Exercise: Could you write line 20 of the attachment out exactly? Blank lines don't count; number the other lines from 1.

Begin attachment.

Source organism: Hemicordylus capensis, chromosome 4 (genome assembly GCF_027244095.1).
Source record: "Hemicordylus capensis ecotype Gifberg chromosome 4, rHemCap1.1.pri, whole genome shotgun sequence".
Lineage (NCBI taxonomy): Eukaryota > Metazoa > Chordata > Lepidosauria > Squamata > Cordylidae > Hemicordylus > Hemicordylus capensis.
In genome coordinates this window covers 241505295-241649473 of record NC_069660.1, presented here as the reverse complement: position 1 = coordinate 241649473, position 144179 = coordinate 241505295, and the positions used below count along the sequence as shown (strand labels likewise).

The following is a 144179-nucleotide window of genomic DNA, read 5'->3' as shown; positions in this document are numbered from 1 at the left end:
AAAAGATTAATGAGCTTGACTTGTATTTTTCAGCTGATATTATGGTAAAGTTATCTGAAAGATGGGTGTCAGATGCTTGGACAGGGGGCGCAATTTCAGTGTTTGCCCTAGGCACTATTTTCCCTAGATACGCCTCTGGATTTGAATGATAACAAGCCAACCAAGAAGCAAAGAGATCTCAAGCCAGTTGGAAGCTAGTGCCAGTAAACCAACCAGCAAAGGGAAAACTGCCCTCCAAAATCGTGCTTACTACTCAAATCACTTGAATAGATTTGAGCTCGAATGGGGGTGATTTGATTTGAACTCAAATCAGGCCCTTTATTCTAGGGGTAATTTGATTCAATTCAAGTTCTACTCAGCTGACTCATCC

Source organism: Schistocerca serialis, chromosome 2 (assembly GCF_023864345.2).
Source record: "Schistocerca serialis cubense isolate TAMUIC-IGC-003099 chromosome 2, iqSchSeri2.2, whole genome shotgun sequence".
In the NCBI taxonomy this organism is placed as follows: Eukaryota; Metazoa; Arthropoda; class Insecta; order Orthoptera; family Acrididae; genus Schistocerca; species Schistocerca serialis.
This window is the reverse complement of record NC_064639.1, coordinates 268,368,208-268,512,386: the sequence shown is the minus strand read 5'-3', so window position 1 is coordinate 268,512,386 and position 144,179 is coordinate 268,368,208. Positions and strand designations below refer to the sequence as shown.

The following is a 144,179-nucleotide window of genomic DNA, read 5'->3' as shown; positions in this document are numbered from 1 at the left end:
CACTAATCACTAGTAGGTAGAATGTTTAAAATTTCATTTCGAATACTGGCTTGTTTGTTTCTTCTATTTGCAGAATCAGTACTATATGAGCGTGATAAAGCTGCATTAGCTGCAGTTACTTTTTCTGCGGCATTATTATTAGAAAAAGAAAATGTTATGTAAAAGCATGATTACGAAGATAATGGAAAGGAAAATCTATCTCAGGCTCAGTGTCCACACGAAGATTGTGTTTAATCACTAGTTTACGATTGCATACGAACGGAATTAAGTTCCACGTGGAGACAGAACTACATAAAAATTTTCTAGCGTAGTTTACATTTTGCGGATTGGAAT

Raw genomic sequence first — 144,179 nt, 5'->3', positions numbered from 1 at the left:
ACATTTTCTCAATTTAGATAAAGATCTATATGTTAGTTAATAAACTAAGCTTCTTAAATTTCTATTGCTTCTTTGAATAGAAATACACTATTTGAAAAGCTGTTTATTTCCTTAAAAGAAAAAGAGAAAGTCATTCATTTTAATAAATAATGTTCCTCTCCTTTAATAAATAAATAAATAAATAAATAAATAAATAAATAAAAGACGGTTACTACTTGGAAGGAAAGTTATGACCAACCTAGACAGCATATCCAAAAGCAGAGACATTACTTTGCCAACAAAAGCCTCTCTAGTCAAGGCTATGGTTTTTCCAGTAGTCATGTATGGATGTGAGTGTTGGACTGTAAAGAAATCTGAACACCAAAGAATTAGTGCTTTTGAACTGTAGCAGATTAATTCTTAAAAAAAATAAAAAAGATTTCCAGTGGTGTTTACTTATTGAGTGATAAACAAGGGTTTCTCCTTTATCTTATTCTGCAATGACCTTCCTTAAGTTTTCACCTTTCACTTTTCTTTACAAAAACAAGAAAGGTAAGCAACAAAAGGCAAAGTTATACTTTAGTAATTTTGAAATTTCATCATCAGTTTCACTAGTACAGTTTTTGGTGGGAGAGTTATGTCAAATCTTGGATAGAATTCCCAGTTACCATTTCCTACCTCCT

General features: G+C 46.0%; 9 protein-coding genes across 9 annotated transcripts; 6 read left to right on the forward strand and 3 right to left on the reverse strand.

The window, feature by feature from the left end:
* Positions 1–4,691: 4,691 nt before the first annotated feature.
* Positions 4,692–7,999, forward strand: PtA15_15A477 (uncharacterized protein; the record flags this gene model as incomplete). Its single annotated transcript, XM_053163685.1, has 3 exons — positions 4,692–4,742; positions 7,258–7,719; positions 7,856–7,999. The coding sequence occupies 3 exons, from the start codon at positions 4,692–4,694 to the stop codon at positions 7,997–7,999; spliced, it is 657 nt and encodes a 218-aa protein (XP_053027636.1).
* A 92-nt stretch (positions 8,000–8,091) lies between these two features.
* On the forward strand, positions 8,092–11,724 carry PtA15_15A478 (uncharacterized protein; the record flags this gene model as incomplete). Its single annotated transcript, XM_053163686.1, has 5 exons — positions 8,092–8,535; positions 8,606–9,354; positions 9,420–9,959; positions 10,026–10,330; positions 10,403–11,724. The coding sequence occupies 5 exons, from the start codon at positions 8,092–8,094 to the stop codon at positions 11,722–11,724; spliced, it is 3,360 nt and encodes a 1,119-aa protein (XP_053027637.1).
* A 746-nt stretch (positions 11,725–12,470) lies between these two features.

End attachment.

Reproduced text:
* On the forward strand, positions 8,092–11,724 carry PtA15_15A478 (uncharacterized protein; the record flags this gene model as incomplete). Its single annotated transcript, XM_053163686.1, has 5 exons — positions 8,092–8,535; positions 8,606–9,354; positions 9,420–9,959; positions 10,026–10,330; positions 10,403–11,724. The coding sequence occupies 5 exons, from the start codon at positions 8,092–8,094 to the stop codon at positions 11,722–11,724; spliced, it is 3,360 nt and encodes a 1,119-aa protein (XP_053027637.1).